DETROIT (ChurchMilitant.com) – A report by NeighborhoodScout, a database of U.S. neighborhood analytics, found that Democratic mayors, or mayors allied with the Democratic Party, run all but one of the 10 most dangerous U.S. cities — and it’s costing citizens dearly.
The study looked at the number of violent crimes per 1,000 residents in cities of 25,000 or more residents and cited as the most dangerous
Bessemer, Alabama, with a crime rate of 33.1 crimes per 1,000 residents
Monroe, Louisiana, with a crime rate of 26.3 crimes per 1,000 residents, and
Saginaw, Michigan, with 25.1 crimes per 1,000 residents.
Monroe, which is led by Mayor Friday Ellis, a Republican-turned-independent, was the only city in the top 10 that didn’t have a Democrat in charge.
The study’s data are based on the number of violent crimes reported to the Federal Bureau of Investigation (FBI) in each city, projections of violent crime rates based on previous years’ data, and the population of each city. It considers homicide, rape, armed robbery and aggravated assault as violent crimes.
A report by MoneyGeek, an organization providing consumers with financial advice and tools, found that Democratic mayors run all of what it considers the 10 most crime-costly cities.
It analyzed the most recent crime statistics from the FBI to estimate the cost of crime per resident in 263 cities with populations greater than 100,000. It found crime most impacting wallets in
St. Louis, Missouri, with an estimated crime cost per person of $8,457. Democrat Tishaura Jones is the mayor. Her predecessor, Lyda Krewson, was also a Democrat.
Birmingham, Alabama, at a cost per person of $7,900. The Democrat mayor there is Randall Woodfin, and
Baltimore, Maryland, at around $7,230 per person. Brandon Scott, its Democrat mayor, follows a string of Democrats who have held the role since 1967.
Tishaura Jones and Lyda Krewson
The study found that the cost of crime overall in 2021 was $1,836 per person in U.S. cities. Crime data included violent crimes such as homicide and rape, as well as home burglary and motor vehicle theft.
The study also explained how the cost of crime fanned out to affect medical and mental health care costs for victims, as well as depress home values and increase costs for homeowners, renters and auto insurance.
Although America’s capital city did not feature on the top 10 lists of NeighborhoodScout or MoneyGeek, it too, under Democratic leadership, is enduring a significant increase in crime.
According to the report, “violent crime [is] up 40% in the past year and all crime up 28%” in the nation’s capital, but the report also focuses on the social and psychological effects of the data.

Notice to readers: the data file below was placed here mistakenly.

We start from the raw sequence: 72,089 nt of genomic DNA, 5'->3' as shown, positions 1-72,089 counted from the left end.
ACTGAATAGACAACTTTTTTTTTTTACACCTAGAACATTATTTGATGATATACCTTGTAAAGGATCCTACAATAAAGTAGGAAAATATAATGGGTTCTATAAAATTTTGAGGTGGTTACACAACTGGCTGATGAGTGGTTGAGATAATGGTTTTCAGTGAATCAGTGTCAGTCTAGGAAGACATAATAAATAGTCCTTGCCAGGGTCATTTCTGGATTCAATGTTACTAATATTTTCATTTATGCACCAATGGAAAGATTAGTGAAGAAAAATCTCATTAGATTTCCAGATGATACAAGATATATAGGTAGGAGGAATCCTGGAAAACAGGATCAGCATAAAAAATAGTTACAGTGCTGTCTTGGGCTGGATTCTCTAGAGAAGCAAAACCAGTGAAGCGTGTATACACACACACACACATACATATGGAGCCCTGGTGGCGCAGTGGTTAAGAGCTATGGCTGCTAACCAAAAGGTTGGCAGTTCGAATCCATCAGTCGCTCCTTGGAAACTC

Gabriel Nadales, the director of Our America and a former antifa activist, told the Examiner
You can’t have the American dream if you have high crime, and the reason is because you can’t do anything. If you are too afraid to leave your house, whether it is go to work or go out and go to the park, go buy a new car because somehow you’re going to be afraid that somebody’s going to steal your car which is unfortunately a problem throughout the country.
Nadales unpacks the ripple effects of rising crime, echoing what others in the article expressed and what many D.C. residents are experiencing. He explains that higher crime means businesses have to invest in more security; this, in turn, increases product prices for locals and tourists. Businesses may eventually close down or leave town altogether, further degrading the quality of city life.
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But it doesn’t end there; he explains that
[t]he downstream effect of that is that now people lose their jobs. Now a lot of people who had a job at Target, now they can’t go to work. That means that the people who have to go to Walmart pharmacy or CVS Pharmacy inside Target, now they can’t get their medications, now they have to travel outside [sic] are much harder.
Nadales, like others, places blame on D.C. leadership, in particular on Bowser’s alleged lack of support for police in 2020 and on Washington U.S. Attorney Matthew Graves‘ soft-on-crime prosecution record.
“That’s also a big issue — that prosecutors throughout the country are refusing to prosecute several different crimes in the name of social justice,” Nadales said. “If you don’t have enough police and you let criminals who are caught by the police go, you are going to have more crime. It’s as simple as that.”